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Currently, there is a 40 second delay when accessing an unavailable UNC network share on Windows 7.

Is there a method to reduce this delay to something less painful, like 20 seconds?

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I believe the underlying protocol for UNC shares is Server Message Block (SMB) (SMB2 in Win Vista and later). Take a look at the SESSTIMEOUT registry setting. It sounds related and defaults to 45 seconds,

Microsoft Support - SESSTIMEOUT Information

I'm having trouble reproducing this issue to test modifying this value. Can you add additional information about how to reproduce this problem? How do you make a UNC share unavailable? Remove the system from the network? I've tried an unknown host and an unknown share name, but both requests fail fairly quickly in Windows Explorer.

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a) In my case "unavailable simply means" target computer of UNC path switched off b) timeout of 45s +/- could be (fits round about) c) SESSTIMEOUT is not in the registry and d) does not show any effect in my particular case when added – Horst Walter Sep 11 '12 at 22:06

Is this any good ? A shot in the dark but nonetheless: MS Support

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Not quite. This page covers the "disconnection timeout" which is the time (usually 10 minutes) that it takes before unused network shares are disconnected. I'm looking for the timeout period that blocks explorer from responding when its trying to connect to a network share that does not exist. – Contango Apr 1 '11 at 8:54

The timeout is different depending on what version of Windows you are running.

Many of the timeouts can be over-ridden via the registry.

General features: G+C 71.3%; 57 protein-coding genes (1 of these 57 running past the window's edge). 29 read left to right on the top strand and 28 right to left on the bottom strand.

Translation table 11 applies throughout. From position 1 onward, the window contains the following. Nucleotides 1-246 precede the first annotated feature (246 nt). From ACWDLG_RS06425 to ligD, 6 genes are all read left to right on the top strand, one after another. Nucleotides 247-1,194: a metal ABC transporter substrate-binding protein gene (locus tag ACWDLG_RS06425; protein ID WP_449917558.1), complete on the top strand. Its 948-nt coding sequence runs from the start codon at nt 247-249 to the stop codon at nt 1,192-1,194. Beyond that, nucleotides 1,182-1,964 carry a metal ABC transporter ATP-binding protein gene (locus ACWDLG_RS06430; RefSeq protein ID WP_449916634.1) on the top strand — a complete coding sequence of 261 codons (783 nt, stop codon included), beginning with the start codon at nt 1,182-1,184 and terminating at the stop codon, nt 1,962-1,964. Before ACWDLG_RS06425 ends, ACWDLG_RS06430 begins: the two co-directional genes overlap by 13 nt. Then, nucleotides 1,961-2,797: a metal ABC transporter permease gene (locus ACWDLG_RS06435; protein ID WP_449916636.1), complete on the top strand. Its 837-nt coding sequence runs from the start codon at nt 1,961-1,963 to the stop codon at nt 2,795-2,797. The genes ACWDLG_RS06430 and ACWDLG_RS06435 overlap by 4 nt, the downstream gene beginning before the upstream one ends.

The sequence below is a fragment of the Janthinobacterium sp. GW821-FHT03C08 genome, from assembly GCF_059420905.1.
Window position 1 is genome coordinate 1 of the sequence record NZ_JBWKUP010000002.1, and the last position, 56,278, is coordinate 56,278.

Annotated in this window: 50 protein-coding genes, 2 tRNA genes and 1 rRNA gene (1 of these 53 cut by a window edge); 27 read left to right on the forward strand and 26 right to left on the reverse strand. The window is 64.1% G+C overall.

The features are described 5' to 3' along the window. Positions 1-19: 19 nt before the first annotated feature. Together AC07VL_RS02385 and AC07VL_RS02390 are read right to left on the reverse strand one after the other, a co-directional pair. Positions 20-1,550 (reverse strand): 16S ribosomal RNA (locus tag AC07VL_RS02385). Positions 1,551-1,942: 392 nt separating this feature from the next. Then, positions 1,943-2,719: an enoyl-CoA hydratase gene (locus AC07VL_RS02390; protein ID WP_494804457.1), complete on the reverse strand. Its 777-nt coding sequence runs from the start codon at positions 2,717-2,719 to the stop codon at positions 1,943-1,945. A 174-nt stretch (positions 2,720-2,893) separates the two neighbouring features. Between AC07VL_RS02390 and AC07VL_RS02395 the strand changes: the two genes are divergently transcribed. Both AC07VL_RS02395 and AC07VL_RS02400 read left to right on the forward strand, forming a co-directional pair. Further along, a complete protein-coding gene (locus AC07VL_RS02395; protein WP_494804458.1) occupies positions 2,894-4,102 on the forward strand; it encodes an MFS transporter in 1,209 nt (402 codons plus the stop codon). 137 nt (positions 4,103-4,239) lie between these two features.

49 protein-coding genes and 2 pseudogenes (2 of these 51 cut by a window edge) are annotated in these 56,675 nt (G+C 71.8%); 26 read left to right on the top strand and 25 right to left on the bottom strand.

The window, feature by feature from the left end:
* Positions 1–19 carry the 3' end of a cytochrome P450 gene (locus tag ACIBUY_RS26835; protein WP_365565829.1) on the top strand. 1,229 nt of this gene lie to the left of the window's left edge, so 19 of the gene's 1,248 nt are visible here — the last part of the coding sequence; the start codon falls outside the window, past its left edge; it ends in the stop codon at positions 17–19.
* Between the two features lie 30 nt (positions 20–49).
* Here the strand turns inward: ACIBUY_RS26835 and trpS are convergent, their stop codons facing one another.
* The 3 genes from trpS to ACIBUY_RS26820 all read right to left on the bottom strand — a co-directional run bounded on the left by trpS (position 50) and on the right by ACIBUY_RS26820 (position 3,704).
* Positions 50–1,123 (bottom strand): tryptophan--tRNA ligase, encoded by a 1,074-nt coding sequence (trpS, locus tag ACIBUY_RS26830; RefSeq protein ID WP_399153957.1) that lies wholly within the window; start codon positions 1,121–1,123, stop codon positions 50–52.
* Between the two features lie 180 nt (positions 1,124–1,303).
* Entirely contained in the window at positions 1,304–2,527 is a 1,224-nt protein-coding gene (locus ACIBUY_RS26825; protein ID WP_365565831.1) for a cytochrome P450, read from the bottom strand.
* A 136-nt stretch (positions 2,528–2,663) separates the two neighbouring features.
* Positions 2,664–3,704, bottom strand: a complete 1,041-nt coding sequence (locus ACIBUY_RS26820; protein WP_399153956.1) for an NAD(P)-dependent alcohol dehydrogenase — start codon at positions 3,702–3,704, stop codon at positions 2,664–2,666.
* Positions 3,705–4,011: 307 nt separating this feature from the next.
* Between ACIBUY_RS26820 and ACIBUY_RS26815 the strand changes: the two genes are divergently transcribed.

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up vote -2 down vote accepted

There are two ways to fix the problem with an unavailable UNC network share:

  • Eliminate the source of the unavailable UNC network share.
  • Improve the timeout on Windows so that the missing network share does not negatively effect performance.

The first method (eliminate the source of the unavailable UNC network share) is always going to be the most efficient, as it guarantees an extremely quick response time.

Thus, to fix this problem, I identified the source of the 30-second timeouts that were freezing my system: my NAS (Network Attached Storage) device.

Never buy a cheap Netgear Stora NAS. For about two months, your computer will freeze randomly for 30 seconds. This will inevitably result in you telling the problem to your mates, followed by uncontrollable sobbing into your beer with frustration.

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You didn't address your second bullet point, which is the actual question. You cannot guarentee a share will always be available. The server could be temporarily unavailable for any number of reasons: it's rebooting, it's off, network issues... The gross timeout in Windows is insane for local fileshares, and intolerable because it's done single-threaded, blocking all response from the instance of explorer once it starts trying to connect. – djs Jul 13 '11 at 17:34
@djs I asked the original question - and I posted the answer that worked for me. I didn't address the second bullet point because that wasn't the best solution in my case. Why the vote down? – Contango Feb 28 '12 at 11:57
Did not realize you had answered your own question. The question is actually quite a good one, but you didn't answer it. There may not be an answer, but you can't guarantee a network (device) won't misbehave, so it's always possible that explorer will hang for a long time... – djs Mar 4 '12 at 9:33
You can also get a network location that is faulty by accidentally mis-typing an address - and you'll get a hang like that too. OR you enter an address that is normally just fine, but the machine is asleep or offline when you enter the location. Either way Explorer will hang. – bgmCoder Mar 13 at 2:40

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